Security Issues in Electronic Health Records
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Security Issues in Electronic Health Records

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Security Issues in Electronic Health Records

Medical organizations currently face a significant challenge when integrating systems and processes across the care continuum. Electronic Health Record (EHR) systems have become a mission-critical component for delivering appropriate and timely high-quality care. They function as the single source of truth for providers and patients. Healthcare providers need their EHR and supporting infrastructure to be always running and compliant with strict regulations for health data security and privacy.

EHRs: An attractive target for cyberattackers

The valuable information stored in a patient’s electronic record has not gone unnoticed by individuals looking to profit from the sale of financial and personally identifiable healthcare information (PHI).

The motivation for attackers is a simple one — money. Hackers can get patient or doctor personal information and sell it on black market. Cyberattacks can assume many different forms, from attempts to penetrate systems by exploiting unpatched vulnerabilities in IT healthcare systems to phishing attacks to convincing doctors to download malware to their networks. Medical devices that rely on accessing the internet add potential threat vectors to an organization’s health IT infrastructure.

A proactive approach to health data security

Understanding the attraction of bad actors to sensitive health data should lead organizations to rethink their approach to health data security.

A proactive way to boost health data security is two-pronged: surveillance and remediation.

Surveillance

The ability to effectively monitor threats requires visibility into the many endpoints that comprise the organization’s entire infrastructure. However, organizations will not be able to gain this insight unless data feeds are organized and displayed coherently and concisely to key IT staff.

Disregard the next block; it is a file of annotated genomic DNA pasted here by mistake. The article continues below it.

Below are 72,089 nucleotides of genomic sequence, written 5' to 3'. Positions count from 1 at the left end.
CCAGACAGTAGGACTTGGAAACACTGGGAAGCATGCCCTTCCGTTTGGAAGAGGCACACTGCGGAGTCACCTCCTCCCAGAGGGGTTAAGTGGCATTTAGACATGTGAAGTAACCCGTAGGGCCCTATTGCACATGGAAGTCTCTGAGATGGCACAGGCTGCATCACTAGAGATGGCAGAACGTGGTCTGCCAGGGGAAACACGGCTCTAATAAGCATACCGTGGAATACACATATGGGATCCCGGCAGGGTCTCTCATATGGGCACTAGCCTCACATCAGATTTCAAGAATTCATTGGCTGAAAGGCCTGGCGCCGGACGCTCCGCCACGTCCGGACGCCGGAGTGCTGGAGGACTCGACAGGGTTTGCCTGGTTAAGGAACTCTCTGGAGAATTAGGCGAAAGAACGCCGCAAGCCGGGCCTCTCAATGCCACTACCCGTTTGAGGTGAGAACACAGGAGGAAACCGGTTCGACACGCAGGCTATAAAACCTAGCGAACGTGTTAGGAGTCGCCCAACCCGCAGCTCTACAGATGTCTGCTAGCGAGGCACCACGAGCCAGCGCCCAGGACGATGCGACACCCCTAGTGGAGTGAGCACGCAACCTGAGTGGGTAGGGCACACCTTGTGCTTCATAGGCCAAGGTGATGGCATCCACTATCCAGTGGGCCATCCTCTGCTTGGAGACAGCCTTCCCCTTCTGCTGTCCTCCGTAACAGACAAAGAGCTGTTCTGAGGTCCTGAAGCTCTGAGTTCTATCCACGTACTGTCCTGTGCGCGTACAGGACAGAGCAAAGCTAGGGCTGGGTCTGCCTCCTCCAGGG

Remediation

Prioritization is the key to remediation because it’s nearly unachievable to fix each and every problem. That means looking at the results of vulnerability scans and assessments, and prioritizing and responding to security incidents and vulnerabilities that would have the greatest impact on the security of your organization first. Buy-in from the top levels of the organization is likewise vital to making tough but necessary decisions around a cyber response plan. Taking a proactive approach to cybersecurity response is the best way to prevent minor threats from becoming major ones.

Combating threats and maintaining uptime

In addition to malicious attempts to take down critical systems, EHRs and other health IT infrastructure that perform above or below appropriate thresholds can also lead to system outages. A comprehensive view of a healthcare organization’s IT infrastructure and the impact of these outages on critical services is essential for delivering a great patient experience.

  • Using an IT operations management solution that automates service mapping helps with getting complete service visibility. It lets healthcare providers get to the root cause of business service issues, instantly see the business impact of planned changes or outages, and easily optimize the architecture of critical business services, reducing costs and improving reliability.
  • The ability to pinpoint and respond to security incidents and weaknesses on the network, within individual systems or elsewhere proves an equally powerful tool in combating cyberattacks.
  • The creation of a configuration management database (CMDB), a record of all IT assets in the form of configuration items (CIs) provides additional benefits. These assets include hardware, software, networks, location, documentation, and personnel.
  • The end goal is helping providers keep their mission-critical systems online to ensure patient care isn’t impacted.
  • Distribute to employees privacy and security requirements.
  • Disguise all medical files data through cryptography.

Conclusion

Health IT systems support clinicians in the delivery of high-quality care. When they go offline and data becomes unavailable or compromised, these systems can instead prove a serious hindrance, especially when EHR technology is one of those affected systems. As healthcare organizations expand and support more complex services and technologies, their IT leadership will face increasing challenges in keeping critical systems operational and sensitive data secure from bad actors.

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